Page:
Have you ever entered a jelly bean contest, where you try to guess the number of jelly beans in a jar? An interesting thing happens when you take the average of all the guesses.
Jack Traynor did exactly that. He brought a jar of beans (not the jelly kind) into two classes and asked the students to guess the number of beans inside. So the students crowded around the jar. They tried to count the beans or estimate the beans per volume or other such things to come up with their best guess. Then they wrote down their guesses and turned them in.
Traynor found that in both classes the average of the guesses came very close to the actual number of beans. But what really stood out was that the average of the guesses beat all but one or two guesses. In other words, only one or two students actually did better than the average of the whole group.
This effect is known as the wisdom of crowds, but it requires a key ingredient:
These results suggest that, in situations where the subjects have not been schooled in a “correct” approach, the bulk of the individual errors will be independent, rather than shared. Apparently it doesn’t take knowledge of beans, jars or packing factors for a group of students to make an accurate estimate of the number of beans in a jar. All it takes is independence.
A crowd of bean guessers can be highly intelligent as a whole, and often smarter than the smartest participants among them, so long as their guesses remain independent.
Now replace beans with stocks and you get a sense of how the stock market works. As a collective, market participants’ guesses on asset prices come remarkably close to the true value.
It’s not perfectly accurate, of course. Instead, the prices are close enough that little to no opportunity exists to earn a higher return (in most cases). Put simply, opportunity is priced out. So, in most cases, buying the market will get you returns similar to the growth of the underlying businesses over time and nothing more.
Of course, this is why the market is hard to beat and why owning the market is recommended for so many investors.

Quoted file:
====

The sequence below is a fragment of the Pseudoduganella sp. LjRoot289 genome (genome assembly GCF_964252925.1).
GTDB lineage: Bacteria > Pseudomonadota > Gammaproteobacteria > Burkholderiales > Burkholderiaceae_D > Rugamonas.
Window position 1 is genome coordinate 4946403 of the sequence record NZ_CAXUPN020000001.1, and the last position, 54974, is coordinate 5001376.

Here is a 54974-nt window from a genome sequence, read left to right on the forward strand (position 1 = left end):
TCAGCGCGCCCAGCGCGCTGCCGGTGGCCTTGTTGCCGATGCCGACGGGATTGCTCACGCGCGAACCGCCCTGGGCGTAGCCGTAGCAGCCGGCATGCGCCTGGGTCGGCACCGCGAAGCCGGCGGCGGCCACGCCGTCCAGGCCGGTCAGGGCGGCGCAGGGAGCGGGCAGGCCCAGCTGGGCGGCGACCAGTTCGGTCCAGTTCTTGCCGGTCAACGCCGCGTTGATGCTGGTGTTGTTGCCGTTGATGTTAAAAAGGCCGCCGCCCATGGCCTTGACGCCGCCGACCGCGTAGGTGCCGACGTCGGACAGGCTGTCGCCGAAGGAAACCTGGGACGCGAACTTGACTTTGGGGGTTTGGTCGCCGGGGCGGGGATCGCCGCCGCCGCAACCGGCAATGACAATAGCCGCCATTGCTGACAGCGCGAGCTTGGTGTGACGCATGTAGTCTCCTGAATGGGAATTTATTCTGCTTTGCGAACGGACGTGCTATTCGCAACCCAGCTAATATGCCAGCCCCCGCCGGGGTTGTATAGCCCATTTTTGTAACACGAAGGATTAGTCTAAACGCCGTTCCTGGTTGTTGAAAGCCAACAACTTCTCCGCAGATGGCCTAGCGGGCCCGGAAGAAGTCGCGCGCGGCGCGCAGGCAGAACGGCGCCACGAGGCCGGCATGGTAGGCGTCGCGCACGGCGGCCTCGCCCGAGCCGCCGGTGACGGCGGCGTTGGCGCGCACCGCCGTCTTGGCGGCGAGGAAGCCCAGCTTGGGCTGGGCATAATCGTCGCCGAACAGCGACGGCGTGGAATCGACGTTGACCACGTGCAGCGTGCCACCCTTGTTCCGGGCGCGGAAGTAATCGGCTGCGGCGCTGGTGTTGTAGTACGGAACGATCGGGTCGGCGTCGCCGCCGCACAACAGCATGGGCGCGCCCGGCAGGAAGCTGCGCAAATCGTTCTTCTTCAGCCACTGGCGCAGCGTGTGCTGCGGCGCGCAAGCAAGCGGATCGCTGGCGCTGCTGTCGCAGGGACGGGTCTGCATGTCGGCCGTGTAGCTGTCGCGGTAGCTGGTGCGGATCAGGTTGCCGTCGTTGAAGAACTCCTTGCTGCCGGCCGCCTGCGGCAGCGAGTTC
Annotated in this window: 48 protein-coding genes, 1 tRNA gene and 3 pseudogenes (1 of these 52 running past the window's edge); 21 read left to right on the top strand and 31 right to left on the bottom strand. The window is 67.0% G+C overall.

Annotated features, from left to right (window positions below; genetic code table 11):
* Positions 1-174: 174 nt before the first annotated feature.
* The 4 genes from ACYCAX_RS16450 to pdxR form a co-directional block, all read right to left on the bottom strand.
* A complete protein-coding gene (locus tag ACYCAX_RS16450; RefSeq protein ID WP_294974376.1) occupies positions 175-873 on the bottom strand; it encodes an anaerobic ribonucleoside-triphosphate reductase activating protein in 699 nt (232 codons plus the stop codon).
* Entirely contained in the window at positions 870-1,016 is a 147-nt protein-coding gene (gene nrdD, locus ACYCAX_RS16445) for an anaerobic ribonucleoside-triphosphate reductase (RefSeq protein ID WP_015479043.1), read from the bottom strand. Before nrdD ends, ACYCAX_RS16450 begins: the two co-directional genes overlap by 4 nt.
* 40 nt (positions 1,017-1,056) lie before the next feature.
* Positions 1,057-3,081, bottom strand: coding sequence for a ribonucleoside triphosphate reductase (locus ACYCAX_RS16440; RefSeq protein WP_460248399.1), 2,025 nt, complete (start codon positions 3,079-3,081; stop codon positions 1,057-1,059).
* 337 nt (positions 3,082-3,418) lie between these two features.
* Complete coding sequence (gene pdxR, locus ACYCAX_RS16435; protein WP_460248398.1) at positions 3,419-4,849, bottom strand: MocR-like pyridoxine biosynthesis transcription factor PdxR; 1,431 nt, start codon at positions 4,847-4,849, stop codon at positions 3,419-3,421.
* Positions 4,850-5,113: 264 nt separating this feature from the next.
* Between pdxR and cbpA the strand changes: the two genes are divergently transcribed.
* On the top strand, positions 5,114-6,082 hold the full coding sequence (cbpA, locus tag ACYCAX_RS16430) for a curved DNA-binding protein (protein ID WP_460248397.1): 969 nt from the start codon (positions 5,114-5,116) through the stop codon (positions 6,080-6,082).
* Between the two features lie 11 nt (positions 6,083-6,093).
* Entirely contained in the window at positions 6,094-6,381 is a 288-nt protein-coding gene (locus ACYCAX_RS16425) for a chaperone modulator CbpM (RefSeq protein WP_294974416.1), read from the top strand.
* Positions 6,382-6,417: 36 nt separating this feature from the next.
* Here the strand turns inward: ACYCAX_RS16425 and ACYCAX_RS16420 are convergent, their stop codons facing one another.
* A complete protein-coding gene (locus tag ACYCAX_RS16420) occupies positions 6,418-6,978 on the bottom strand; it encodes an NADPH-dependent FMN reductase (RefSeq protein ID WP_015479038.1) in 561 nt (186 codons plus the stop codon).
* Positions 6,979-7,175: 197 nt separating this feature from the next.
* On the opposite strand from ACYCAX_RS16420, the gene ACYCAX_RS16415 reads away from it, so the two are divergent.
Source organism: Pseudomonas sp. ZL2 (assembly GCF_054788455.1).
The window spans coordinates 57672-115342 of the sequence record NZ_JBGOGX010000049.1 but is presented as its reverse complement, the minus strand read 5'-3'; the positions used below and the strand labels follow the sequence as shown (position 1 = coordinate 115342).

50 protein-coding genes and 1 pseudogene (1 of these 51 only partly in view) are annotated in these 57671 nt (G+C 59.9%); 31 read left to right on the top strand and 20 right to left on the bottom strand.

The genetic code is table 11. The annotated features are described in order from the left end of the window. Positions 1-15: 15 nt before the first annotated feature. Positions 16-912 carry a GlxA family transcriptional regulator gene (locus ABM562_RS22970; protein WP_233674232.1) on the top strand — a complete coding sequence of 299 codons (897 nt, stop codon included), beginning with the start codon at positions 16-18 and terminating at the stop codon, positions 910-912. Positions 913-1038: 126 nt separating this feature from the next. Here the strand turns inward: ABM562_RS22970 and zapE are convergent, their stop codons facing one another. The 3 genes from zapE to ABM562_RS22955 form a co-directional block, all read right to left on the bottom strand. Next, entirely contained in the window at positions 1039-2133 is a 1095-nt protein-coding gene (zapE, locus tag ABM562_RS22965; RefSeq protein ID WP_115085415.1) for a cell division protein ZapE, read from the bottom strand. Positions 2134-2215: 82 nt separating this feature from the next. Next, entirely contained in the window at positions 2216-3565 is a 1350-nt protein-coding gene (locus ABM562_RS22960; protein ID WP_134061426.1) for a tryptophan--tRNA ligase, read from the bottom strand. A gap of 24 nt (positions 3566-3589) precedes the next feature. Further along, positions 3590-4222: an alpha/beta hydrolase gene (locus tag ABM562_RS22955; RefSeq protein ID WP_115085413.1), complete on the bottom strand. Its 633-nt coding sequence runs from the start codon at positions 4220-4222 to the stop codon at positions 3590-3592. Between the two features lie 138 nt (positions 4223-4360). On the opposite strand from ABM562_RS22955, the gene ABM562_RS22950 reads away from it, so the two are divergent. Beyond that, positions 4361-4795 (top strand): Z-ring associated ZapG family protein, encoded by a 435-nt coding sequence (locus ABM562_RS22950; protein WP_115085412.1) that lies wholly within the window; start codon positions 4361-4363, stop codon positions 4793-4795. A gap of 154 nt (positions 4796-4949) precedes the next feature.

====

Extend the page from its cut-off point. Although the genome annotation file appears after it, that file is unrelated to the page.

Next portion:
Except, it’s not perfect. Inefficiencies exist that create opportunities. Treynor calls it shared errors.
Independent errors (wrong guesses) happen in a large pool of bean guessers. So long as the pool is diverse and the guesses stay independent, the randomness averages out to a collectively great guess. But shared errors turn the wisdom of crowds into a biased mess.
Traynor tested this with a second experiment — after recording the first guess — by “warning” students with two bits of misinformation: there was air space at the top of the jar and the jar walls were thinner than normal.
It turns out that the new information skewed the average result enough to be worse than the original average guess by a factor of four. Traynor likened it to how published research might sway many guesses on a stock price.
Of course, research is just the tip of the iceberg for what might sway guesses.
Joel Greenblatt offered a simpler example of how shared error works using a tastier jelly bean test. Greenblatt twice asked a class of ninth-graders how many jelly beans were in a jar.
The first time, he asked the students to write down their guesses on an index card. After everyone turned in their card, he asked them again. Only this time they could keep their first guess or change it but had to give their answer out loud.
The results speak for themselves. The kids, upon hearing their classmates’ guesses, collectively changed their answers for the worse.
The average of the first guess, written on the cards, was off by 5 jelly beans. But the average of the second guess, announced out loud, fell to roughly half the actual number of jelly beans. Greenblatt explained it like this:
I explained to them, the stock market is actually the second guess. Okay? Because everyone knows what they just read in the paper or what the guy next to them said or what’s on the news and are influenced by everything around them. And that was the second guess and that’s the stock market.
The cold calculating guess, when they were counting rows and trying to figure out what was going on, that actually was the better guess. That’s not the stock market, but that’s where I see our opportunity.
It’s a simple example of how easily shared errors — biases — can be injected into market prices. Opportunities exist for this reason.
However, the difficulty is in recognizing the opportunities. If every ninth-grader who changed their answer for the worse believed it was for the better, how often do investors make a similarly biased decision?
And it doesn’t take much to sway decisions. Something as basic as knowing a stock’s recent performance can influence an investor’s guess. This is why Buffett only looks at a stock’s price after he’s finished with a valuation.
So independent thinking is key. Your guesses have to be unbiased.
But because the crowd is often right, your guesses not only have to be good enough to know when the crowd is wrong but wrong by a wide enough margin to potentially earn a market-beating return.
Finally, you have to act on it. Because if you can’t bet against the crowd, being the most accurate guesser won’t matter.
This post was originally published on February 7, 2020.
Market Efficiency and the Bean Jar Experiment